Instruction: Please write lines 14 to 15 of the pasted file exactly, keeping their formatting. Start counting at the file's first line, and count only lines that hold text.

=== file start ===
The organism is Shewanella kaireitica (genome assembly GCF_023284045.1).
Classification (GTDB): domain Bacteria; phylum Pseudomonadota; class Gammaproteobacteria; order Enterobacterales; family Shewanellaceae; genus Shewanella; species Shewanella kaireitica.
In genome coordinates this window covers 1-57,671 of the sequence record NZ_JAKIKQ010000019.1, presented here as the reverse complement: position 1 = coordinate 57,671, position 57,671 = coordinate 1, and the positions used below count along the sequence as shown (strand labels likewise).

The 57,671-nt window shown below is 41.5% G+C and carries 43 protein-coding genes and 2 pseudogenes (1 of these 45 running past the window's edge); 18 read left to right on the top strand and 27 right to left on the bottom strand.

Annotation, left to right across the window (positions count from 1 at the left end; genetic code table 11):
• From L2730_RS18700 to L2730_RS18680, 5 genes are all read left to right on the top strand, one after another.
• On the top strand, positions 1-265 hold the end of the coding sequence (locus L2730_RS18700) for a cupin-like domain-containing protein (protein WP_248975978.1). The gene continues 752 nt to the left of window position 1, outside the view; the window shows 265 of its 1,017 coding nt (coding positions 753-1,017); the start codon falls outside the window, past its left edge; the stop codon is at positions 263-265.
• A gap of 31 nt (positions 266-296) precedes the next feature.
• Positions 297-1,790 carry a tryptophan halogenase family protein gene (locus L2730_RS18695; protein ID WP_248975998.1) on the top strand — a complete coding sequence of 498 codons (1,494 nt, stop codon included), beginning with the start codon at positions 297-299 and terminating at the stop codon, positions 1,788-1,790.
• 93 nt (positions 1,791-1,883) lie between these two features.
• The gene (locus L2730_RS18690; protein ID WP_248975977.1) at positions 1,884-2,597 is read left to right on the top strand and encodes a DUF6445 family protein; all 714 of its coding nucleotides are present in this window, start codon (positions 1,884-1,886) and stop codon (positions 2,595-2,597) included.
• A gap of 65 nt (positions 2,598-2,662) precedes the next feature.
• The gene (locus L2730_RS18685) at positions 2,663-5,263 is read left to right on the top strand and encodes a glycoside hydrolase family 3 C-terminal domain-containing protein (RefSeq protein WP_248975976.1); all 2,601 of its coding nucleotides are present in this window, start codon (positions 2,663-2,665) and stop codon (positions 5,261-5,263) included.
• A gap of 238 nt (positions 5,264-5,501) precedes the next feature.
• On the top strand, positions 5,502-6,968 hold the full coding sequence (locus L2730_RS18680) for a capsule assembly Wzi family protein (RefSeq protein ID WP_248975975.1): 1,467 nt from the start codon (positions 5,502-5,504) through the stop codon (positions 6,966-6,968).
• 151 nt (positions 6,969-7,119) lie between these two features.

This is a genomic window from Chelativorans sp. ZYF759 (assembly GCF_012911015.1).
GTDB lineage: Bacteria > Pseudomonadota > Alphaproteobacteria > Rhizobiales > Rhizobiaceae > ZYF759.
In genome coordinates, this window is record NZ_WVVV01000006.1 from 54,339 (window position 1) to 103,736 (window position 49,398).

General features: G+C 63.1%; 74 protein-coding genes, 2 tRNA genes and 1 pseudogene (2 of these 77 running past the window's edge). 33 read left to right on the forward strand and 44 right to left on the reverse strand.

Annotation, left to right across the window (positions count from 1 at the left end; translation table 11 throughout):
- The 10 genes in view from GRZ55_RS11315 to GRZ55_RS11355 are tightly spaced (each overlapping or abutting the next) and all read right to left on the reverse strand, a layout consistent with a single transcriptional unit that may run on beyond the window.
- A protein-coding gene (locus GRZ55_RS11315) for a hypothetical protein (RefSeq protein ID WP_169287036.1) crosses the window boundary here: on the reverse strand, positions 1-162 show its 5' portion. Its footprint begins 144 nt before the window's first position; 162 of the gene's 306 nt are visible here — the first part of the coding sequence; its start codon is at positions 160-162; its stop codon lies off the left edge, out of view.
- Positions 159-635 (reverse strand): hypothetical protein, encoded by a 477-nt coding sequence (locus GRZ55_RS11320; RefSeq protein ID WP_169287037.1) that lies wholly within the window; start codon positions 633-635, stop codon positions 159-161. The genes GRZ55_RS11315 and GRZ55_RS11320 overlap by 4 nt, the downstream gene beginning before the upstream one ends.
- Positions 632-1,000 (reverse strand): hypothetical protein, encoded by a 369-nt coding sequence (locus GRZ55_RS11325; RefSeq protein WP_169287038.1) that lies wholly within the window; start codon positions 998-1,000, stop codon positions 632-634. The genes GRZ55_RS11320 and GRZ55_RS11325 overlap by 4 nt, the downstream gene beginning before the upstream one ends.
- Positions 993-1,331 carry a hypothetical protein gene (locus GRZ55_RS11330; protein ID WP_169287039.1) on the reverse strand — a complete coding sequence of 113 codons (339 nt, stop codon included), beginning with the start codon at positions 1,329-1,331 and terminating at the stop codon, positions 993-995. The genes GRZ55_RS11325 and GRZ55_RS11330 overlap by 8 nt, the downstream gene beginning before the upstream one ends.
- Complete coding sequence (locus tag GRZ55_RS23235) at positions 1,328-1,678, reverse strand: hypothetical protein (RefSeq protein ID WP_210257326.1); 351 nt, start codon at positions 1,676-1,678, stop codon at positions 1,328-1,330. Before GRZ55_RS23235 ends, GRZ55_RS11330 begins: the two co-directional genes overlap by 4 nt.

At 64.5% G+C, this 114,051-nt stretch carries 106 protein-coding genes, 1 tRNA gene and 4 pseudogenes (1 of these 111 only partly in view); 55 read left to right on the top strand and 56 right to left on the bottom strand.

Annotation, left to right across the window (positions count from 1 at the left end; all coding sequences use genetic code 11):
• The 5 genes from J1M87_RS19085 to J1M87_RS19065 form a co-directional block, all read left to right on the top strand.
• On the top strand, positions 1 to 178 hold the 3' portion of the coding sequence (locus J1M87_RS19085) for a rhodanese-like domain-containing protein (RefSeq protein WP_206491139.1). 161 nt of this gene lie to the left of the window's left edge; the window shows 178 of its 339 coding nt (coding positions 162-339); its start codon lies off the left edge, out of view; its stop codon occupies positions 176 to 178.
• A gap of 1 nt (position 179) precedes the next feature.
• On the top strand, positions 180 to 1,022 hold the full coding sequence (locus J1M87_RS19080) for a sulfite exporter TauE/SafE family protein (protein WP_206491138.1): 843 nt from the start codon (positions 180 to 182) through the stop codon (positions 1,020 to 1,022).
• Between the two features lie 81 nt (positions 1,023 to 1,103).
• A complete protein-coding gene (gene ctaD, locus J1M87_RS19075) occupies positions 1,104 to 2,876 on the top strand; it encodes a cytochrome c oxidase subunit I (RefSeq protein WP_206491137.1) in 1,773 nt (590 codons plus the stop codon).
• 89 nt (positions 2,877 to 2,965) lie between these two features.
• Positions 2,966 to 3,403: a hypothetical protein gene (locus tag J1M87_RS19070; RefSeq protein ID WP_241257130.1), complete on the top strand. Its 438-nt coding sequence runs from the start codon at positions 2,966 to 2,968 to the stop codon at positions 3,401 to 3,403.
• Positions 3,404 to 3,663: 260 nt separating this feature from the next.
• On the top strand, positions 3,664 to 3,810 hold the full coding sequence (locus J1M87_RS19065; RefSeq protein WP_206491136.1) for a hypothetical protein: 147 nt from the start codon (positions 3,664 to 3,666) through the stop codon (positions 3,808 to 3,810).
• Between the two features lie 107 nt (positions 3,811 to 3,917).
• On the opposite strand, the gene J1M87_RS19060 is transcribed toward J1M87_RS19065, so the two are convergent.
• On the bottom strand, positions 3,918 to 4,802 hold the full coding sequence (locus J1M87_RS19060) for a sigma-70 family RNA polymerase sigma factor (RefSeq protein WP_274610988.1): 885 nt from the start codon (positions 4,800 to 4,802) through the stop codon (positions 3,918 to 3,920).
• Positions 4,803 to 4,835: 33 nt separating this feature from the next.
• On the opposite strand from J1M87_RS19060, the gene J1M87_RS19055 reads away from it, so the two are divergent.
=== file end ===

• A gap of 238 nt (positions 5,264-5,501) precedes the next feature.
• On the top strand, positions 5,502-6,968 hold the full coding sequence (locus L2730_RS18680) for a capsule assembly Wzi family protein (RefSeq protein ID WP_248975975.1): 1,467 nt from the start codon (positions 5,502-5,504) through the stop codon (positions 6,966-6,968).